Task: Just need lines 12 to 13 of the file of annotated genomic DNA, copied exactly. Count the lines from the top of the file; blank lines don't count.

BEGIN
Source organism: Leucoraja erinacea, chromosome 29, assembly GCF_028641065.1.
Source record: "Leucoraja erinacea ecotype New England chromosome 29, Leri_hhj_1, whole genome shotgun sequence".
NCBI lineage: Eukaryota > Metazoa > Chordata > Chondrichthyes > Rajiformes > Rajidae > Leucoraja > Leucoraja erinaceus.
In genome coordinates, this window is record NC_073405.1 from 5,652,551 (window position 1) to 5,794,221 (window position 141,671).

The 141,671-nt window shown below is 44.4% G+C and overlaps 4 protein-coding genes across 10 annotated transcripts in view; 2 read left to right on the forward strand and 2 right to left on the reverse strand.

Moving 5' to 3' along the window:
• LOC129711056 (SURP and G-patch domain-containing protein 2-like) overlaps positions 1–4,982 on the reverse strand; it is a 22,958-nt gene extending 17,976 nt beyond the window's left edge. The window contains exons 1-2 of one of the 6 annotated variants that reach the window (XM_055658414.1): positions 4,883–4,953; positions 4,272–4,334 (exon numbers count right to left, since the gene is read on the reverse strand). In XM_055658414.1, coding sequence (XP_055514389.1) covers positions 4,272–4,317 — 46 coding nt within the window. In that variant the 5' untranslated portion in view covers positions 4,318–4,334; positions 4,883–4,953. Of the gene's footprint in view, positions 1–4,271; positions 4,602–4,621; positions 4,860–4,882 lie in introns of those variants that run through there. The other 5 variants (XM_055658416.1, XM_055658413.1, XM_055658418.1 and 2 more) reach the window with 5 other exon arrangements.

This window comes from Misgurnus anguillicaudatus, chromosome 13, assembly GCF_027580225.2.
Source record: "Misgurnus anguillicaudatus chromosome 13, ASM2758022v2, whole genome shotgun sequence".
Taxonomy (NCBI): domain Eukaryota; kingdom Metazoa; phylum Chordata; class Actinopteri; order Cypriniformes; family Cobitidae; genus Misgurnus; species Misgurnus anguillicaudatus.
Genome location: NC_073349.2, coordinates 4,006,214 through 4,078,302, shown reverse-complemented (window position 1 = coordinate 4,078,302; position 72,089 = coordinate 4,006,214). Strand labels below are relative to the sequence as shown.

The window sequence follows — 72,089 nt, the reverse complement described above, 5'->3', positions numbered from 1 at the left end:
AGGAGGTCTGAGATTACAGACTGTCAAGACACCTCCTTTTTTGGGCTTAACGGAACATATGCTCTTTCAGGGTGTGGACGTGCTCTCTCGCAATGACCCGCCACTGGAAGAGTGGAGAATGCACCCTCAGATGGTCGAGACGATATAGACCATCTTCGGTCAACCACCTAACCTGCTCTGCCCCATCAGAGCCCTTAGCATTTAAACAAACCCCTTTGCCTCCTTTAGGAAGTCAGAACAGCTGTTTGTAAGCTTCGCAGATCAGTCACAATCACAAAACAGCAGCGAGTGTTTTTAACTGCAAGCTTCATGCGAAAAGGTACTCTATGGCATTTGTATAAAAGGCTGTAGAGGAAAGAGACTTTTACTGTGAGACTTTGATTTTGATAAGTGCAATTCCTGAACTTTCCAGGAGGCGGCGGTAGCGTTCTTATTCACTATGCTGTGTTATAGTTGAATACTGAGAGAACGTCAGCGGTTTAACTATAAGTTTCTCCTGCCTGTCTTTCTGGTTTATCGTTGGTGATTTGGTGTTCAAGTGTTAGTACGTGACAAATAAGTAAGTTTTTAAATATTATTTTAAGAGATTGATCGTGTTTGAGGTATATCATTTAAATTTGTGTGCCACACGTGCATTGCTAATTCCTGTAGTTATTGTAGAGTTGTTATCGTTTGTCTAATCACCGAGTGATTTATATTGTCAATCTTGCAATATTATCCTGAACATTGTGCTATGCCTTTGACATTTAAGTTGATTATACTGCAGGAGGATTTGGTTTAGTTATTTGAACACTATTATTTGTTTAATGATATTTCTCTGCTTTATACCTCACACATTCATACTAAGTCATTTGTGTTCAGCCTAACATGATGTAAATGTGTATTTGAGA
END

The window sequence follows — 72,089 nt, the reverse complement described above, 5'->3', positions numbered from 1 at the left end:
AGGAGGTCTGAGATTACAGACTGTCAAGACACCTCCTTTTTTGGGCTTAACGGAACATATGCTCTTTCAGGGTGTGGACGTGCTCTCTCGCAATGACCCGCCACTGGAAGAGTGGAGAATGCACCCTCAGATGGTCGAGACGATATAGACCATCTTCGGTCAACCACCTAACCTGCTCTGCCCCATCAGAGCCCTTAGCATTTAAACAAACCCCTTTGCCTCCTTTAGGAAGTCAGAACAGCTGTTTGTAAGCTTCGCAGATCAGTCACAATCACAAAACAGCAGCGAGTGTTTTTAACTGCAAGCTTCATGCGAAAAGGTACTCTATGGCATTTGTATAAAAGGCTGTAGAGGAAAGAGACTTTTACTGTGAGACTTTGATTTTGATAAGTGCAATTCCTGAACTTTCCAGGAGGCGGCGGTAGCGTTCTTATTCACTATGCTGTGTTATAGTTGAATACTGAGAGAACGTCAGCGGTTTAACTATAAGTTTCTCCTGCCTGTCTTTCTGGTTTATCGTTGGTGATTTGGTGTTCAAGTGTTAGTACGTGACAAATAAGTAAGTTTTTAAATATTATTTTAAGAGATTGATCGTGTTTGAGGTATATCATTTAAATTTGTGTGCCACACGTGCATTGCTAATTCCTGTAGTTATTGTAGAGTTGTTATCGTTTGTCTAATCACCGAGTGATTTATATTGTCAATCTTGCAATATTATCCTGAACATTGTGCTATGCCTTTGACATTTAAGTTGATTATACTGCAGGAGGATTTGGTTTAGTTATTTGAACACTATTATTTGTTTAATGATATTTCTCTGCTTTATACCTCACACATTCATACTAAGTCATTTGTGTTCAGCCTAACATGATGTAAATGTGTATTTGAGA